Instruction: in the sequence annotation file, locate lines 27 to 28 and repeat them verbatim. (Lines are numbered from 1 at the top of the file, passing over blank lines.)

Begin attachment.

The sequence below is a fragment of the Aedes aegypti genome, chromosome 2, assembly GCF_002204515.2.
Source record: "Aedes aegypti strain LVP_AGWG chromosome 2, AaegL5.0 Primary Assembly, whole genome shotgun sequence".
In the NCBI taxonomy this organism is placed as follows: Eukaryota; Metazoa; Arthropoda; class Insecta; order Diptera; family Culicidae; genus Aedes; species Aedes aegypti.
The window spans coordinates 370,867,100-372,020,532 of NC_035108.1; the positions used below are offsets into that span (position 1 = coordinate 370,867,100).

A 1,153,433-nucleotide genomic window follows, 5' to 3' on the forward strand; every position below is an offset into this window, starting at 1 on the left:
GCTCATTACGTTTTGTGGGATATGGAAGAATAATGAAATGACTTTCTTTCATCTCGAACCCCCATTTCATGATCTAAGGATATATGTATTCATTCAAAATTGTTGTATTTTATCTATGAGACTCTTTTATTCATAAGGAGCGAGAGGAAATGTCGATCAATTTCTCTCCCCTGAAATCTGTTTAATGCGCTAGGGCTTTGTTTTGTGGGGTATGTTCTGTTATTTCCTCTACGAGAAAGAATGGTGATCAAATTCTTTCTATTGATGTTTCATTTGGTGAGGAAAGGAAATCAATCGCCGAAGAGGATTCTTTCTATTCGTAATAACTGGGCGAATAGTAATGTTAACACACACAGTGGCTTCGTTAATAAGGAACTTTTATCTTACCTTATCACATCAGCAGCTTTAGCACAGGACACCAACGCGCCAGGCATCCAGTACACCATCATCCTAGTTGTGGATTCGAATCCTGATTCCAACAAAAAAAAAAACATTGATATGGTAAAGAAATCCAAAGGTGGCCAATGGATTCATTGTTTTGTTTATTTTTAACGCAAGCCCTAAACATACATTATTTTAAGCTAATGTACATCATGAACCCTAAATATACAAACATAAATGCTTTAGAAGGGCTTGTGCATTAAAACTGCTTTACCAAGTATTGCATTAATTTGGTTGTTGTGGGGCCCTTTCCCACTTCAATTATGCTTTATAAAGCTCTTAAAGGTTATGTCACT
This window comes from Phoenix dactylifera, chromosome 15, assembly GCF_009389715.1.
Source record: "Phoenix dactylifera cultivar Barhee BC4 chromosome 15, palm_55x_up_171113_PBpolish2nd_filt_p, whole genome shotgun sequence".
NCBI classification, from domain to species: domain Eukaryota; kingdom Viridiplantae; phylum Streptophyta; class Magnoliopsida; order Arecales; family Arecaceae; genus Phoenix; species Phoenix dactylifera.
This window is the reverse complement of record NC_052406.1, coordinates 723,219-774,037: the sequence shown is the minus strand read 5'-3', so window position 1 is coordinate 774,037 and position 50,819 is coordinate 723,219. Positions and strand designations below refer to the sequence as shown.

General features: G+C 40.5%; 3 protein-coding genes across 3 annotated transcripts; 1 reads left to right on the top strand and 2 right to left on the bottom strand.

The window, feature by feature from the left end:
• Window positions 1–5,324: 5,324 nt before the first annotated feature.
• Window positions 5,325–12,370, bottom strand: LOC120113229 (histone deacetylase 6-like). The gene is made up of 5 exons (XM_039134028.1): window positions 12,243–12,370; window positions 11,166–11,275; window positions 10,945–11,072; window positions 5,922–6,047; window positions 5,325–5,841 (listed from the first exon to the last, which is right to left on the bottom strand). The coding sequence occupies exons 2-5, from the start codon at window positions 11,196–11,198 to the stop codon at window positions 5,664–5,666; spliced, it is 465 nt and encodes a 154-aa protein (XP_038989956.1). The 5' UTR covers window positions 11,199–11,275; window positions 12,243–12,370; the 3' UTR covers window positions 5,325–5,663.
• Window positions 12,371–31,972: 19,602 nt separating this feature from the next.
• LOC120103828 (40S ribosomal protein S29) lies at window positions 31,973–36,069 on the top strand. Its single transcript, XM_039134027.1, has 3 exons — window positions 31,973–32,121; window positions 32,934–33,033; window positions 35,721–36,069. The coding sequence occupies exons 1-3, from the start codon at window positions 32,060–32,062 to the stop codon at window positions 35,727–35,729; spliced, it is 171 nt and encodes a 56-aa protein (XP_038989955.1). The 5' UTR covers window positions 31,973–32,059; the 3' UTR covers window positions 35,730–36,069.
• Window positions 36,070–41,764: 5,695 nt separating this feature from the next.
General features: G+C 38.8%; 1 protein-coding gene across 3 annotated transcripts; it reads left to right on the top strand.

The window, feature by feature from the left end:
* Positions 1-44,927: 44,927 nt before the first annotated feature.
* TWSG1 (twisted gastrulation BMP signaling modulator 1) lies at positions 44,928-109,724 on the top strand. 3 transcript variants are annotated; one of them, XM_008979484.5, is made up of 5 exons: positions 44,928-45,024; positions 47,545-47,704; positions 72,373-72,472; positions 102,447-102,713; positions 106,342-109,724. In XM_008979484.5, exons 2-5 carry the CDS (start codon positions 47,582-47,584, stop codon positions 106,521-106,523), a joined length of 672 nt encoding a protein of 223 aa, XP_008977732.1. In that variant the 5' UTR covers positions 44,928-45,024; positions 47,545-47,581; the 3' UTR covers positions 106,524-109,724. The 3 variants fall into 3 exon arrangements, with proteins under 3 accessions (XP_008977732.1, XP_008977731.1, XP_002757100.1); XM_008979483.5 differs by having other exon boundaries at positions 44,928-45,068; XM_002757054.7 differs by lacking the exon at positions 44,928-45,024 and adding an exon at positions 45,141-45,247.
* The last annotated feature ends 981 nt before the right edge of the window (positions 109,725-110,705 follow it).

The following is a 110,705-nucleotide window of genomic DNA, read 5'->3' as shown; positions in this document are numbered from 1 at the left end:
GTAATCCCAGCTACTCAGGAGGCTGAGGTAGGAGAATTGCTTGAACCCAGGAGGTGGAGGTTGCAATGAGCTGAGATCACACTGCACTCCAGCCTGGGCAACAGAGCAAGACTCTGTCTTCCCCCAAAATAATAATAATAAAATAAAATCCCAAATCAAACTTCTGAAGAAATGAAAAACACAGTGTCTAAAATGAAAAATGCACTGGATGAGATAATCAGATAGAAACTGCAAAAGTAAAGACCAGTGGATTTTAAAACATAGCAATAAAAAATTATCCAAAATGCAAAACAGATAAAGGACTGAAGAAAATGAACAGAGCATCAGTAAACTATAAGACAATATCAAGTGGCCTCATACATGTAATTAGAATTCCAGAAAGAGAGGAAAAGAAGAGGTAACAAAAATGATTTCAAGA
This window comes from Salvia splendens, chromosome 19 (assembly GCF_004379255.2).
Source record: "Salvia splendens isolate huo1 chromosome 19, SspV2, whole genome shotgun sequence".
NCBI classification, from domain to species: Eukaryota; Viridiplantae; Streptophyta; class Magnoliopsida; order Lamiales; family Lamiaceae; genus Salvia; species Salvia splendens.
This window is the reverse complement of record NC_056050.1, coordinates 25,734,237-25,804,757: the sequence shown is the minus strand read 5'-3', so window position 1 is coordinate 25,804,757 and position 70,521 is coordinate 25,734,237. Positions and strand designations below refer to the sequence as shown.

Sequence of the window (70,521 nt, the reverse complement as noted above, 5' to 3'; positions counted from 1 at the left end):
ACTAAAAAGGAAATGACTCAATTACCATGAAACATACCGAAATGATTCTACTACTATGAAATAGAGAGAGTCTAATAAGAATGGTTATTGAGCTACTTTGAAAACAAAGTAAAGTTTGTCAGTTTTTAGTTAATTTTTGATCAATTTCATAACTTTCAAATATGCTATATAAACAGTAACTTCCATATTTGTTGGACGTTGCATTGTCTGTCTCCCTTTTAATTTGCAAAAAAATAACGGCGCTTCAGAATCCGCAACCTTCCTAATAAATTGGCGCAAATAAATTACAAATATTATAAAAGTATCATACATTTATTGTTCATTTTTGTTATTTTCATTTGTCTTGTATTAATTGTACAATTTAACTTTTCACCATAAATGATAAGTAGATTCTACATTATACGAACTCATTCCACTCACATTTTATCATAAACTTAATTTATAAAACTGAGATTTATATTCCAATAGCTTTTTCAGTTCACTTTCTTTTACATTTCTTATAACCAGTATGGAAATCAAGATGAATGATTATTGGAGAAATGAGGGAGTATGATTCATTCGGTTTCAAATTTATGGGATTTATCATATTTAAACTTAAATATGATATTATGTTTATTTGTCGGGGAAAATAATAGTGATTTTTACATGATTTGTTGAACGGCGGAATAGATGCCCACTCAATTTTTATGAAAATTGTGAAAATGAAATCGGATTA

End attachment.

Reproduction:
NCBI classification, from domain to species: Eukaryota; Viridiplantae; Streptophyta; class Magnoliopsida; order Lamiales; family Lamiaceae; genus Salvia; species Salvia splendens.
This window is the reverse complement of record NC_056050.1, coordinates 25,734,237-25,804,757: the sequence shown is the minus strand read 5'-3', so window position 1 is coordinate 25,804,757 and position 70,521 is coordinate 25,734,237. Positions and strand designations below refer to the sequence as shown.